Maybe because I just listened to a message at church about “not checking your brain at the door” (about how intellectual people can be people of great faith), or maybe I’m just petty, or possibly a little hormonal (not pregnant, just female), but on our way home today, as we listened to our local Christian radio station, the song “Mended” by Matthew West played.
I’m not a huge Matt West fan, but I don’t necessarily have problems with him either. He’s what I think most people imagine a Christian pop artist to be, but I think he’s really genuine. And this song has a lot of good things to say; much of it is very encouraging to me, personally, even. Except it’s main tag line from where is derived its title.
He sings, “where you see wounded, I see mended.”
In context and on the whole, the song is about God not being done with us yet, and that healing is possible, etc, etc. But this one line isn’t actually saying that. It says when you see your wounds, God sees you mended.
I disagree. And I’m a little mad about it right now.
Wounded is wounded is wounded.
Wounded is not mended.
Let me repeat: wounded is wounded.
And as a wounded person, I do not appreciate having my being wounded brushed over this way. Furthermore, I know for a Biblical fact that God does not brush over our wounds or ignore them. When we’re wounded, He knows we’re wounded. He sees us as wounded.
And this is how I know: when Thomas doubted, Jesus told him to inspect His WOUNDS.
It’s in John 20. This was obviously after the death and shortly after resurrection, and Jesus still had the wounds. That shit was still pretty fresh. He was healed of His death and alive again, but His wounds were still there. The crucifixion had still happened. Resurrection and a death to life transformation of Christ Himself did not change the fact that He was wounded – pierced for our transgressions.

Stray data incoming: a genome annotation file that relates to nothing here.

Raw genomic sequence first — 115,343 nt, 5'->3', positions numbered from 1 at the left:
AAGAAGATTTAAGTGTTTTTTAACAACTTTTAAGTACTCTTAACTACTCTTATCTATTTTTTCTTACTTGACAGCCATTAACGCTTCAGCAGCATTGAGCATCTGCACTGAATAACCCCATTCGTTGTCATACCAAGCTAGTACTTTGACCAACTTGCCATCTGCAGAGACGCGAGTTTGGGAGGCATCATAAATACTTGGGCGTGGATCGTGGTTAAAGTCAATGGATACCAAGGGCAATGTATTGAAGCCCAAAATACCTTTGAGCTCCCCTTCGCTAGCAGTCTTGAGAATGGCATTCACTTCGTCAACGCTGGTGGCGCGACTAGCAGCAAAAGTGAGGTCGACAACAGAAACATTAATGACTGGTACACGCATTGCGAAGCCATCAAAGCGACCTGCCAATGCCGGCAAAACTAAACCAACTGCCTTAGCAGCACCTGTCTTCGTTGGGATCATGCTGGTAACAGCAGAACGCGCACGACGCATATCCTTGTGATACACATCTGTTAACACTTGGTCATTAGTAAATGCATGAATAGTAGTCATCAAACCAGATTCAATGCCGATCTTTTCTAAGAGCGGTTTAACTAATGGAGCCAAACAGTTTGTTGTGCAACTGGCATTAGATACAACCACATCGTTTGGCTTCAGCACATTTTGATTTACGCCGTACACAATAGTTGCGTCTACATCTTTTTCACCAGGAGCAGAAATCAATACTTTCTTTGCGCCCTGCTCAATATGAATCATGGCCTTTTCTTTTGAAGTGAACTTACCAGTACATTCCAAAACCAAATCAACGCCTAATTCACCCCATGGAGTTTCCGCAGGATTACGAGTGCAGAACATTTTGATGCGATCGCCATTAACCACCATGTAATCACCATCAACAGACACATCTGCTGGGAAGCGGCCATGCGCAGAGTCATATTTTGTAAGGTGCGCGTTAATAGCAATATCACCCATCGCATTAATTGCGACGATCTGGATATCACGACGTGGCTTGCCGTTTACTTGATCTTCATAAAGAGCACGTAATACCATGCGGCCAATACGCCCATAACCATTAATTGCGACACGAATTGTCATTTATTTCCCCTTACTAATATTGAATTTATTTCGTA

Isaiah 53:5 says, “But he was pierced for our transgressions, he was crushed for our iniquities; the punishment that brought us peace was on him, and by his wounds we are healed.”
I’m under no delusions, and I won’t ignore that it’s those wounds that healing for us is possible, that those of us that are wounded, require His wounds to ever be mended. But mending and healing are processes, and it seems a little arrogant or at least naive to say to a wounded person that they’re not wounded, but instead mended.
I actually have a real life situation I can explain this with. One of my closest friends is VERY ill, under strict doctors orders and lots of medications for the time being, in order to battle a series of medical complications. How horrible of a friend would I be, if every time we spoke about said complications and illnesses, I was like “I mean, I know you think you’re sick, but I think you’re well. Go and be well! Amen, Hallelujah!”
I’d be a HUGE jerk, or at the very least, out of touch. No. She’s sick. That’s a fact of life. It is what it is. I’m not saying that she, or I or you have to STAY sick, but when someone is sick, or wounded, or broken, we don’t want your dime store, Hallmark card bull shit.
We need validation. Understanding. Love. Support. Help.
I should add that I believe the intention of the song is that it was written from God’s perspective, and I’ve got to be honest: all of my doubts and questions aside, I don’t believe God to be delusional. He is a God of truth, right? And speaks stuff into creation? So if He declared someone or something mended, I’m sure it would be so. But He’s not going to pretend the wounded isn’t or wasn’t the wounded, even if it sounds nice in your catchy contemporary Christian song.
So don’t tell me otherwise, Matthew. Or Fish radio. Or anyone.
I’m wounded. And I won’t pretend like I’m not.
It was that mindset that got me into this mess of doubts and unbelief in the first place.